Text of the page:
It took a few days of sitting in our cabin and really thinking about what I wanted for myself in 2015 to come up with my plan. I won’t necessarily call it a New Year’s Resolution, it just sort of happens to coincide with the end of the holiday chaos and a time to reflect and plan for the upcoming months.
I’ve been thinking through my idea of lowering my goal weight below my initial set point. This seems a bit crazy since I haven’t maintained my “initial goal weight” in quite some time – I seem to be a good 5-10 pounds above it more often than not. But after my sobering DEXA scan a couple of months ago, I know that I need to take a shot at lowering my body fat % from 38.4%. As I have also mentioned, I have been trying to do this with weight training and exercise but not by lowering my “scale weight”. This is clearly not working. I have decided my best chance at getting that fat % number to the “healthy” range (23-34%) is to lower my scale weight. I don’t like living right on the edge of “healthy” and “overweight”. I do feel like I look pretty good and I’m happy with my clothing size/fit/etc. But I am not doing too well, mentally, with “maintaining” a fixed weight. I need to be working towards something – which last year was body fat% and that just didn’t work out.
I spent a good chunk of time at the cabin reading The Body Fat Solution: Five Principles for Burning Fat, Building Lean Muscle, Ending Emotional Eating, and Maintaining Your Perfect Weight. I’m about 80% done and, overall, I like the book but I was hoping for some more specifics which still seem to be elusive. What I did appreciate is that the author a) addressed the emotional side of eating and weight for well over 50% of the book and b) really wasn’t pushing any crazy diet scheme or plan – in fact, everything he talks about discredits many of the myths about diet, exercise, etc. and pretty much stayed in line with everything I learned in my Optifast classes. There are no short cuts and you have to be committed to eating right and exercising. He stresses that body fat is a direct result of a calorie surplus, plain and simple. We can reduce our body fat by creating a calorie deficit. End of story. You do this by stressing a ratio of the macro-nutrients of protein, carbs, and fat and each one serves a purpose. We have a limited number of calories allotted to us per day and we need to spend them wisely. There is not a lot of wiggle room for anything that is not going to feed our calorie burning furnace. We also have to exercise. Weight training is the key to creating lean muscle that burns fat. Nothing new here, but just reading it in black and white on paper really hammered the points home I guess.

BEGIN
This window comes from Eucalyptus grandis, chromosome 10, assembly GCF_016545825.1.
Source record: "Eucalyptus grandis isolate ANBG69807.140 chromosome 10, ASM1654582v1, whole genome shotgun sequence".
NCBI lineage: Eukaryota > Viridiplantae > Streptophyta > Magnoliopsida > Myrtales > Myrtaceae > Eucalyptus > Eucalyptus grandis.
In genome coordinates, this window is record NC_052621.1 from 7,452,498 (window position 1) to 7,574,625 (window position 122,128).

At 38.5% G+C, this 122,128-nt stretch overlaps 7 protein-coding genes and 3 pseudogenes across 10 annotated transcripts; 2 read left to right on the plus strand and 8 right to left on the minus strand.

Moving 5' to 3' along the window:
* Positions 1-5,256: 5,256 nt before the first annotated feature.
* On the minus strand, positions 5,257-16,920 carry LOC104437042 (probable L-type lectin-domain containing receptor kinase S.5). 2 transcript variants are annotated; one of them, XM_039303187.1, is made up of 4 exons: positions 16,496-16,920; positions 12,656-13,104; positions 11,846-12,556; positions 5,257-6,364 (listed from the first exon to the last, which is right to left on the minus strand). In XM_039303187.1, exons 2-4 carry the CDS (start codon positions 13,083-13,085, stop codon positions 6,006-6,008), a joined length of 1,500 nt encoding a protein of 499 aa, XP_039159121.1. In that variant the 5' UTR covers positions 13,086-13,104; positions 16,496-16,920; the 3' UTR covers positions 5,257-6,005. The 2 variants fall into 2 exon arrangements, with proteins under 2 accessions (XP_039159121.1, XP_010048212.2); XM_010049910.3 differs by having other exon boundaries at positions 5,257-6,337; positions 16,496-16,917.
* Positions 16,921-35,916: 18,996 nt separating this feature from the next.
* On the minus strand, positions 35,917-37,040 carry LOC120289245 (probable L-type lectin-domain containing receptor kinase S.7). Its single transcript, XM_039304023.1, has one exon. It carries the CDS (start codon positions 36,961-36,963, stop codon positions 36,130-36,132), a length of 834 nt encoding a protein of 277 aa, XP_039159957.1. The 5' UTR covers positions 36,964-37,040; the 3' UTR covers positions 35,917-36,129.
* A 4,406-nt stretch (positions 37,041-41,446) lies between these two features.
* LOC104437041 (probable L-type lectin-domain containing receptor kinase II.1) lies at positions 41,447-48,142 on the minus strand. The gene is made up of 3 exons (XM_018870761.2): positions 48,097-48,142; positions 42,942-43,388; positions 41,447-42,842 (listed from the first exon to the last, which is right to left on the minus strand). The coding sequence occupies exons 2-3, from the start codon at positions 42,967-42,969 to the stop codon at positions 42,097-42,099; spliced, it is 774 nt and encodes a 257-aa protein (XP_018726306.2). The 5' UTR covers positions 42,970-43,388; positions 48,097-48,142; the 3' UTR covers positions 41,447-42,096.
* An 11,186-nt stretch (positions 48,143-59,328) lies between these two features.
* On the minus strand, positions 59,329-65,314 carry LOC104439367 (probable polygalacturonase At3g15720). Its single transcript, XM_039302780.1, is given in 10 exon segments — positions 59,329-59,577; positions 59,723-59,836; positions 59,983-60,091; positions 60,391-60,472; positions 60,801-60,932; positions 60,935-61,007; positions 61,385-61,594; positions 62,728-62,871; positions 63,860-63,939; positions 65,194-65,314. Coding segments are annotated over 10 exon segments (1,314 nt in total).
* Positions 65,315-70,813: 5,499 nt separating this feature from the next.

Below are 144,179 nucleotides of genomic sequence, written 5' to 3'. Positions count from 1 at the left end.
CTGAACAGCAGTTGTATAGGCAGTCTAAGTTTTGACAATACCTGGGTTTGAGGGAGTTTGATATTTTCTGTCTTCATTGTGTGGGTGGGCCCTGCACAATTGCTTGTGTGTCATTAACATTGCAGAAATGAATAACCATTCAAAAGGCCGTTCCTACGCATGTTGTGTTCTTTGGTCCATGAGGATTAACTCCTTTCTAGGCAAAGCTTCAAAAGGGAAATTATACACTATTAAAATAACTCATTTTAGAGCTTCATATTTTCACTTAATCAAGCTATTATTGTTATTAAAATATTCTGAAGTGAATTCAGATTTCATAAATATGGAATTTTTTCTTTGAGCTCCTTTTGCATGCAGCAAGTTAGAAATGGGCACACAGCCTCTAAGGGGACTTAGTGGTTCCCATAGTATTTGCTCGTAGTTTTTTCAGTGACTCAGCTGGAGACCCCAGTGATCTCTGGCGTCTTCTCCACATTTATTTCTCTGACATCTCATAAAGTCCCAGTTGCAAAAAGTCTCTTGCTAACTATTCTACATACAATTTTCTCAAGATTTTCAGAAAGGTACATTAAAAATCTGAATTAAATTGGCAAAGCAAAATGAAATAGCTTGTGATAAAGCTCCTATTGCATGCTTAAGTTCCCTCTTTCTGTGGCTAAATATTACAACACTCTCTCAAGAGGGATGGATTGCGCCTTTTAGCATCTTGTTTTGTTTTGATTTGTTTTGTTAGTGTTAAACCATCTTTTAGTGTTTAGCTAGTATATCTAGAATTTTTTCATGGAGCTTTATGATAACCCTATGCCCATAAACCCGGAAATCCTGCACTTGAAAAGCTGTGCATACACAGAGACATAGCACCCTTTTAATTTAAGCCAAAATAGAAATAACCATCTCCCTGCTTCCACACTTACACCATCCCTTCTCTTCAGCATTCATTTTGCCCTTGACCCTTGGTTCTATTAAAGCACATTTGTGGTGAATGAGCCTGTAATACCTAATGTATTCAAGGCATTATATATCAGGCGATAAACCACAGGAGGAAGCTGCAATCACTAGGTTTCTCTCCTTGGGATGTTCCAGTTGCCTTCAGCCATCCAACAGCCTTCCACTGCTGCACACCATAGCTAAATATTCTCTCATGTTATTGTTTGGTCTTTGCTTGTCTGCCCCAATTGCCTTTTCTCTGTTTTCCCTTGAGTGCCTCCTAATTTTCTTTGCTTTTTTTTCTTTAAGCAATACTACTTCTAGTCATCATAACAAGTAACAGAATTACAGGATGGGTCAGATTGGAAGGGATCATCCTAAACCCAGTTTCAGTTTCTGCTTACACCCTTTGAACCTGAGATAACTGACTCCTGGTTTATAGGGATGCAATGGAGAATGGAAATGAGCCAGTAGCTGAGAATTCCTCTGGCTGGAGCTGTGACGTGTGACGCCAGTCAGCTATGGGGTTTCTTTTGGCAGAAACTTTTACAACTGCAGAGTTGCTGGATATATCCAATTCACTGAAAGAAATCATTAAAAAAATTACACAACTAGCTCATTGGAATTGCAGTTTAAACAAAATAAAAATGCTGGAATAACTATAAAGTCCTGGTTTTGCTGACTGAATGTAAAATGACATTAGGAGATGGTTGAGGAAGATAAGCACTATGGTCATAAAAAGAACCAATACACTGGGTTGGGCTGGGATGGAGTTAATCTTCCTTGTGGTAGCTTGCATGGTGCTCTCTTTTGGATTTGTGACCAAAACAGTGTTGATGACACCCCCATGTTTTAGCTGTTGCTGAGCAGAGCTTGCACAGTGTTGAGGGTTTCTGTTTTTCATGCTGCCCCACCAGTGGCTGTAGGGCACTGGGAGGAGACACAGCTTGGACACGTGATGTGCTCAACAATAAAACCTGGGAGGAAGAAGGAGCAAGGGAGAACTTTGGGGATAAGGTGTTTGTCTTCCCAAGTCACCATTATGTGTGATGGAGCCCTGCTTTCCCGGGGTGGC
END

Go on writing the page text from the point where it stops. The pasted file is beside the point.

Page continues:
So, my plan is to reset my goal weight at 160 pounds. The lowest I think I ever got was 167 (maybe 165 pounds for a nanosecond) well over a year ago. I’m not going to do a full fast Optifast program because I believe, at this point, that I need more calories to preserve my lean muscle. I’m going to use Optifast and other meal replacements (protein powders, Quest bars, etc.) in conjunction with a healthy diet. I will track my calories and exercise using MyFitnessPal and adjust as necessary to shoot for a 1-2 pound loss per week. I can track my lean muscle mass at Koko or at my weigh-ins and make sure I’m not losing muscle.
Secondly, I commit to 3 weight training sessions per week (probably at Koko Fit Club although I am starting to look around at other gym options) and I will find a new half marathon training program (TBD). I am scheduled to run the Indy mini-marathon on May 2nd in Indianapolis with my Solemate teammates. Currently my half PR is 2:30:41. My goal would be a 2:25 half marathon. I would love to get a PR in that race. Unfortunately, right now I would be lucky to cross in 2:40 (and I’ll find out in 16 days when I run the PF Changs Rock n’ Roll Half Marathon Arizona here in Phoenix) – so, from my current conditioning, I need to improve by about 15 minutes or more. Daunting. BUT, I feel like the thing that has held me back in my last 2 half marathons has been my legs. Much of that is due to my lack of long run training miles. However, some of that could probably be alleviated by losing some weight. I’ve heard that for every 10 pounds of weight loss, you can improve your running effort level by 6%. Losing 15 pounds could make the half marathon a bit easier. All the more reason to try.
I am not committing to maintaining the 160 pounds. I’m allowing myself to get down there, see where I am at with body fat % and then play with the maintenance aspects of that new set point and see how it goes. I might feel even more amazing. I might find that my new daily calorie requirements are just too low for me to have long term happiness at that weight. At this point, I’m calling it an experimental goal. Regardless, it gives me some focus, which I desperately need. And being at my lowest weight in decades when swimsuit season rolls around won’t suck either.
So, here’s to 2015: